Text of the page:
Read and take over: Occupying urban streets with guerrilla libraries
Whether because of budget cuts or natural disasters, many of our nation’s libraries are struggling. But DIY efforts are filling the cracks in a few especially hard-hit communities.
Urban Librarians Unite
In the wake of Hurricane Sandy, Urban Librarians Unite in New York has set up sidewalk mini libraries outside less-mini libraries that have closed due to storm damage.
These tiny, all weather libraries house about a hundred books at a time and there is no expectation whatsoever that the books will come back. … The Mini Libraries are a resource for our communities, a chance to experiment in library science, and a reminder to the public that even if the library itself is in ruins the librarians are still thinking of them.
ULU is quick to point out that its orange boxes, while super-awesome, aren’t a replacement for real library infrastructure.
Advocates of little libraries are often rabid supporters of big libraries as well and it is their respect for the institution that makes them want to emulate it. It is impossible to mistake a citizen’s reading exchange for a well run reference desk. Our Mini Libraries will suffer from the same limitations as any little library. They could never be mistaken as an alternative to the branch libraries they substitute and intended to support. They do offer some comfort and succor, especially to kids and families, and they remind people that libraries — and their librarians — are nimble, caring and quick to respond to the needs of their communities.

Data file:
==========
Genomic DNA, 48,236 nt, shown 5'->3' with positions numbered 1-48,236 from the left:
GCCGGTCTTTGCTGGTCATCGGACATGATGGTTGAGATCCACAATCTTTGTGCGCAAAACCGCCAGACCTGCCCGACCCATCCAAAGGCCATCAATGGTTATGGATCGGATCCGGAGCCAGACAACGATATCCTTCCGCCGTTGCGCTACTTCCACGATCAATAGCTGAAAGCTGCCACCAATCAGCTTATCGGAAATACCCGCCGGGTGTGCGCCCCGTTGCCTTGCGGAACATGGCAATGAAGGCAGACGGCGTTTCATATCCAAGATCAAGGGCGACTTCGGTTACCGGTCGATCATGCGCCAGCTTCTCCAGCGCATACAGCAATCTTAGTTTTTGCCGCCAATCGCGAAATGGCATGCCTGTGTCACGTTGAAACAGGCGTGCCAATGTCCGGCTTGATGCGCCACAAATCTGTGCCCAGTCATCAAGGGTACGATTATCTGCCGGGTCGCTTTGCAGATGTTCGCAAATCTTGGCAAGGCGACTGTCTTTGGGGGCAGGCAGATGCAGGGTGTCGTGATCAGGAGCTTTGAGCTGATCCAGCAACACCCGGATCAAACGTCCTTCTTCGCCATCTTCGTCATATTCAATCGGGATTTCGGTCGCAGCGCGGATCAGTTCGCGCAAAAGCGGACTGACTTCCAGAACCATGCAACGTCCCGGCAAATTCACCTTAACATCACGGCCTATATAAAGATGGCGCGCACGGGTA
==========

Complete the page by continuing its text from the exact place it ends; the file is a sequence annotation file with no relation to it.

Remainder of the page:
We hope that our Mini Libraries will evolve.
“I smell the spirit of Occupy,” writes a Seattle Post-Intelligencer blogger.
Jaime Omar YassinThe Biblioteca before the city booted it off library grounds.
For an even more grassroots effort on the opposite coast, there’s the six-month-old Biblioteca Popular in Oakland. On Aug. 13, 2012, activists occupied an abandoned library in East Oakland only to be booted by the city within the day. Undeterred, they set up on the grounds and sidewalk outside, providing garden space, kids’ activities, and books in both English and Spanish. At first the city left Biblioteca alone, but then three weeks ago it locked down the grounds and gardens, pushing the library onto the sidewalk outside, where it remains now.
All power to the book people.
Susie Cagle writes and draws news for Grist. She also writes and draws tweets for
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